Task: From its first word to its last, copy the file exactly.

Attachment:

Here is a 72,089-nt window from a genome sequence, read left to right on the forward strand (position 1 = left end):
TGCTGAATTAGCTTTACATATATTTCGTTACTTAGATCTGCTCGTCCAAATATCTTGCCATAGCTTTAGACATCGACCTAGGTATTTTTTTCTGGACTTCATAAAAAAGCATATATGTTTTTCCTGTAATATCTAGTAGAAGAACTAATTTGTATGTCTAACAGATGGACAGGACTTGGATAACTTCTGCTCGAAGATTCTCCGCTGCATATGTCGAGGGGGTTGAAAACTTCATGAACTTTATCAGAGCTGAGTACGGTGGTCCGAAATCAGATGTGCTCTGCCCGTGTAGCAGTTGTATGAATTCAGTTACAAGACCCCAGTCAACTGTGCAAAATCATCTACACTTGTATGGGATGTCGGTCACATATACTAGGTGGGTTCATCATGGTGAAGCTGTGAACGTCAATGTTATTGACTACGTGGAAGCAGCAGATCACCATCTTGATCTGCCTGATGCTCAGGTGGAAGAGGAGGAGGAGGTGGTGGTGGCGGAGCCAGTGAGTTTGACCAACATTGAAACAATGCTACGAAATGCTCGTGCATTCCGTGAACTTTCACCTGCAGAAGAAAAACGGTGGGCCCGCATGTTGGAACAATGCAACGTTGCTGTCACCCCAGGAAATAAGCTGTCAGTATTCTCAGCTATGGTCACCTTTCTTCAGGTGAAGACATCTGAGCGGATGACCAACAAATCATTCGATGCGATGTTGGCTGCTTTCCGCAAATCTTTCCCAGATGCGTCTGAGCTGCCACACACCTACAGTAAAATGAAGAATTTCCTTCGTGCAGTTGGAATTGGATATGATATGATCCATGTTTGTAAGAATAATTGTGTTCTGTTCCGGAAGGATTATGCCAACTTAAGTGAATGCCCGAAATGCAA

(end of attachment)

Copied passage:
Here is a 72,089-nt window from a genome sequence, read left to right on the forward strand (position 1 = left end):
TGCTGAATTAGCTTTACATATATTTCGTTACTTAGATCTGCTCGTCCAAATATCTTGCCATAGCTTTAGACATCGACCTAGGTATTTTTTTCTGGACTTCATAAAAAAGCATATATGTTTTTCCTGTAATATCTAGTAGAAGAACTAATTTGTATGTCTAACAGATGGACAGGACTTGGATAACTTCTGCTCGAAGATTCTCCGCTGCATATGTCGAGGGGGTTGAAAACTTCATGAACTTTATCAGAGCTGAGTACGGTGGTCCGAAATCAGATGTGCTCTGCCCGTGTAGCAGTTGTATGAATTCAGTTACAAGACCCCAGTCAACTGTGCAAAATCATCTACACTTGTATGGGATGTCGGTCACATATACTAGGTGGGTTCATCATGGTGAAGCTGTGAACGTCAATGTTATTGACTACGTGGAAGCAGCAGATCACCATCTTGATCTGCCTGATGCTCAGGTGGAAGAGGAGGAGGAGGTGGTGGTGGCGGAGCCAGTGAGTTTGACCAACATTGAAACAATGCTACGAAATGCTCGTGCATTCCGTGAACTTTCACCTGCAGAAGAAAAACGGTGGGCCCGCATGTTGGAACAATGCAACGTTGCTGTCACCCCAGGAAATAAGCTGTCAGTATTCTCAGCTATGGTCACCTTTCTTCAGGTGAAGACATCTGAGCGGATGACCAACAAATCATTCGATGCGATGTTGGCTGCTTTCCGCAAATCTTTCCCAGATGCGTCTGAGCTGCCACACACCTACAGTAAAATGAAGAATTTCCTTCGTGCAGTTGGAATTGGATATGATATGATCCATGTTTGTAAGAATAATTGTGTTCTGTTCCGGAAGGATTATGCCAACTTAAGTGAATGCCCGAAATGCAA